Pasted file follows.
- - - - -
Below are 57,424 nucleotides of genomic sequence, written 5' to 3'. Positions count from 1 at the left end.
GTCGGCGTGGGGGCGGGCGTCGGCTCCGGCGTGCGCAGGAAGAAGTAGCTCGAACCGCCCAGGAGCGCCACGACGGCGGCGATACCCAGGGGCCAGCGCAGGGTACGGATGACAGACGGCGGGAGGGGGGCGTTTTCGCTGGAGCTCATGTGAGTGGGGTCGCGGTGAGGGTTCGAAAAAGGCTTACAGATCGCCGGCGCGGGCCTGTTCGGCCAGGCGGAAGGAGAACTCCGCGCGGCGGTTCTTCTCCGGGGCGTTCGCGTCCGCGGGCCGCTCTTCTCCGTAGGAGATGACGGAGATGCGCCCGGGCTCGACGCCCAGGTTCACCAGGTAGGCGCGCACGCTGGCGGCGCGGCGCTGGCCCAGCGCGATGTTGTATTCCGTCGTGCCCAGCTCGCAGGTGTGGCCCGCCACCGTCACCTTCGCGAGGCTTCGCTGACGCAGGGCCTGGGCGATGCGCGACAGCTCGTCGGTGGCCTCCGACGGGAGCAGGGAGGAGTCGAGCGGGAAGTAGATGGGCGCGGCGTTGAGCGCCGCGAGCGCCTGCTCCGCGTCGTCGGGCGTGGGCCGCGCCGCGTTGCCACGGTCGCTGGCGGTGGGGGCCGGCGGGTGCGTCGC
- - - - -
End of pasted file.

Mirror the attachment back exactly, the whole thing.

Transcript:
Below are 57,424 nucleotides of genomic sequence, written 5' to 3'. Positions count from 1 at the left end.
GTCGGCGTGGGGGCGGGCGTCGGCTCCGGCGTGCGCAGGAAGAAGTAGCTCGAACCGCCCAGGAGCGCCACGACGGCGGCGATACCCAGGGGCCAGCGCAGGGTACGGATGACAGACGGCGGGAGGGGGGCGTTTTCGCTGGAGCTCATGTGAGTGGGGTCGCGGTGAGGGTTCGAAAAAGGCTTACAGATCGCCGGCGCGGGCCTGTTCGGCCAGGCGGAAGGAGAACTCCGCGCGGCGGTTCTTCTCCGGGGCGTTCGCGTCCGCGGGCCGCTCTTCTCCGTAGGAGATGACGGAGATGCGCCCGGGCTCGACGCCCAGGTTCACCAGGTAGGCGCGCACGCTGGCGGCGCGGCGCTGGCCCAGCGCGATGTTGTATTCCGTCGTGCCCAGCTCGCAGGTGTGGCCCGCCACCGTCACCTTCGCGAGGCTTCGCTGACGCAGGGCCTGGGCGATGCGCGACAGCTCGTCGGTGGCCTCCGACGGGAGCAGGGAGGAGTCGAGCGGGAAGTAGATGGGCGCGGCGTTGAGCGCCGCGAGCGCCTGCTCCGCGTCGTCGGGCGTGGGCCGCGCCGCGTTGCCACGGTCGCTGGCGGTGGGGGCCGGCGGGTGCGTCGC